SMB is commonly used for sharing files, printers and communication between client and server. Before one can communicate with the other, the user will be required to authenticate themselves. This is simple access control.
Although this control can help protect those important files, it can also be manipulated to allow authentication attempts to be relayed and used to access systems. It can also be abused in order to collect password hashes. This is where SMB relay comes into play.
The attacker places themselves in the middle (MiTM) and relays the attempts. Once the end server has validated the credentials, the access is granted to the attacker instead of the user.
Let’s run through a scenario and use multiple tools in order to run an SMB relay attack.
- Attacker IP: 192.168.1.158
- User IP: 192.168.1.64
- SMB Share Server: 192.168.1.65
In this case, we know the IPs and shares but if you did need to scan the network, you could use the following:
Nmap has an enumeration script which allows you to map out SMB shares.
nmap –script smb-enum-shares.nse -p445 <host>
sudo nmap -sU -sS –script smb-enum-shares.nse -p U:137,T:139 <host>
Metasploit has the SMB_EnumShares module which allows you to do a similar scan. This does require you to known the user’s credentials though as it often fails without them.
Windows Explorer can be used to find network shares. By mapping to the IP/Host, Explorer will list the available shares. You won’t need to know the credentials to view exposure shares. If they have enabled ‘Access based enumeration’, you will only be able to see folders the user has access to.
In this case, we have found an open file share which has the default “Everyone” enabled.
Everyone is often enable by default and is granted read only. That doesn’t matter however as the authentication will still be challenged.
Let’s run through the attack…
As usual Metasploit comes to hand when running this type of attack. It has a module that allows you to conduct SMB relay attacks. Worth noting though that the module only supports NTLMv1.
You will need to set the Share and SMBHost values. These are the genuine share. The SRVHost will be the attackers IP (localhost).
Once we run the exploit, we will just need to trick the user into hitting our IP.
Once we have done this, we can relay the attack and drop our payload.
As mentioned above, this will only work for NTLMv1. As of today, default settings will require v2 responses only. If the target is using legacy systems however, you might get lucky.
The screenshot below shows the version defaults and in this case, the server did had it enabled.
Impacket – SMBRelayx.py
Not to worry though as we can use SMBRelayx.py from Impacket. This supports NTLMv2.
Run the following first:
Once we have finished the setup, we can create a payload using msfvenom:
Now, let’s move to the /examples folder and run the following:
python smbrelayx.py -h [SMB share host] -e [payload location]
We will also need to use Metasploits multi/handler to gain the Meterpreter session.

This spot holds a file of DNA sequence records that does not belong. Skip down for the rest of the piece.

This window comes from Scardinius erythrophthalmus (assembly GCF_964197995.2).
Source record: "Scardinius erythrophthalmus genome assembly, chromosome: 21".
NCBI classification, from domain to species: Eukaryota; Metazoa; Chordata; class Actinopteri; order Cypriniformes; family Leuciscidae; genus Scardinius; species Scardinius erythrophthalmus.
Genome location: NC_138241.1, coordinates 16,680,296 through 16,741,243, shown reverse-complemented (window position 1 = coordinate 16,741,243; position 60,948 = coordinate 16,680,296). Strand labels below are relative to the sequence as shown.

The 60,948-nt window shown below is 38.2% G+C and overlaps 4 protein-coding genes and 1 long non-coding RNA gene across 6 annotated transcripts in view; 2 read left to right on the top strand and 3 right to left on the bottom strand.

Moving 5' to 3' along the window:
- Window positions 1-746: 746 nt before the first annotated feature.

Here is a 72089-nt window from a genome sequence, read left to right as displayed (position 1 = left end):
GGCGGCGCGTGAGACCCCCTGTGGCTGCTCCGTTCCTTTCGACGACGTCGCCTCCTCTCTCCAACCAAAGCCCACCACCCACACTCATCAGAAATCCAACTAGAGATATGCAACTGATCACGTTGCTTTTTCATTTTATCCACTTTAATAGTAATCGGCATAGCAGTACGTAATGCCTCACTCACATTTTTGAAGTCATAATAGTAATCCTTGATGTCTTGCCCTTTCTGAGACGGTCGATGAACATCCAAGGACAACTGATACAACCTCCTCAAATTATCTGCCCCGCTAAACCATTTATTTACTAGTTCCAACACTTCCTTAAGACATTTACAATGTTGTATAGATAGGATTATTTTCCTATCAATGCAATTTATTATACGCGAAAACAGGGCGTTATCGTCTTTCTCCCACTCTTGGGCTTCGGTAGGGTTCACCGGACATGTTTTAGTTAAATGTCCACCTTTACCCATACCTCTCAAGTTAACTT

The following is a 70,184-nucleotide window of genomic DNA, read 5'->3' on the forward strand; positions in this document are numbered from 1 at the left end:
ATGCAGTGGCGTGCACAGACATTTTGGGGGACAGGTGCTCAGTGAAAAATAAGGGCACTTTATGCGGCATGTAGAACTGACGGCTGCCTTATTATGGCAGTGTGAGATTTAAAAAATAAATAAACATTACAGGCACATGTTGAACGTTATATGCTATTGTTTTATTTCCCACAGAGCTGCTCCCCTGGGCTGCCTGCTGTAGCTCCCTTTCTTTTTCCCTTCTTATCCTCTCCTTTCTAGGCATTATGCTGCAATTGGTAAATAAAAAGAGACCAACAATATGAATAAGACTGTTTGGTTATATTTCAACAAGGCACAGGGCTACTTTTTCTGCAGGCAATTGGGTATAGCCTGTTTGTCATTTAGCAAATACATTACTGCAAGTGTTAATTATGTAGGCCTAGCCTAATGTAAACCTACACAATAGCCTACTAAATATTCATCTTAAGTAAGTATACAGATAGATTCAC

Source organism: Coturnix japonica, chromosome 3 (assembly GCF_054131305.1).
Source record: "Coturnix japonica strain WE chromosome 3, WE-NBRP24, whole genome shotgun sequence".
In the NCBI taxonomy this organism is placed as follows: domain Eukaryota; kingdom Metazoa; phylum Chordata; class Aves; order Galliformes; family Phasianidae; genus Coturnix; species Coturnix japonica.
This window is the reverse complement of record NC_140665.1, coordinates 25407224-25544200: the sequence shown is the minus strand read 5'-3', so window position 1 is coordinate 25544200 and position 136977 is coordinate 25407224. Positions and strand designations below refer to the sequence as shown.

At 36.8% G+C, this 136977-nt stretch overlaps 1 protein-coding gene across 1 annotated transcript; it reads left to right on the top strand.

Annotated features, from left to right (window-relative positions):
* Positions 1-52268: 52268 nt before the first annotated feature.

If the target doesn’t have admin rights to the server, your payload will fail.
If they do have admin privileges to the server, your payload should run, and you will gain your shell. Obviously, this is dependent on the end server having poor security controls.
Once you have the Meterpreter session remember to quickly migrate to a stable process…
It doesn’t always have to be a Meterpreter session. Netcat is a simple payload that most AVs don’t see as a threat.
There is another tool that does go the extra mile. It’s called Responder and comes preinstalled with Kali and Parrot OS.
If you run the above script, Responder will be able to capture authentication requests on the services it’s poisoned. It also has capabilities to push WPAD files on the network which could pull the clients towards you. This is if they have the “automatically detect proxy” setting enabled. By default, Windows does have this ticked.
It’s also worth noting that Responder does support NTLMv2.
Once your target hits your IP, the hashes and information will be nicely displayed.
As you can see, SMB Relay attacks are very useful and can have great results. Once you have your first set of credentials, the attack can grow, and further credentials can be harvested.
You just need that one user or service to make an attempt. It doesn’t have to be a user remember. If you have a network scanner, it will be using credentials to inventory or collect information. If the attacker is on the network, SMB relay attacks can help steal those credentials without anyone knowing. This is because the service won’t know any different as it’s simply scanning an IP. These types of systems are often running with privileged accounts.
If it is a user, simple tricks can be used such as fake shortcuts.
Editing the localhost file. This attack will require you to have admin credentials to the machine so is more post exploit. If the client is shared however, you might be able to collect multiple authentication attempts.
You could look to attack the DNS server itself however, people may start to be aware of your attack quite quickly. This is because the share will stop working.
If not the above, you can simply Phish. A simple email which has a misleading link may help you trick the user into authenticating against your machine. I’ve edited the link below to look like the actual DNS name of the SMB share. The trick though is that the link points to my machine. I could setup a genuine file which won’t raise any alarms. The user may just think it was sent to the wrong person.
This attack isn’t limited to internal network. There are server exposed to the internet which can be exploited. The attacker could spinup a cloud Instance which could relay the attack over the internet. Although it would be tricky, attackers with strong enumeration skills could successfully complete the attack.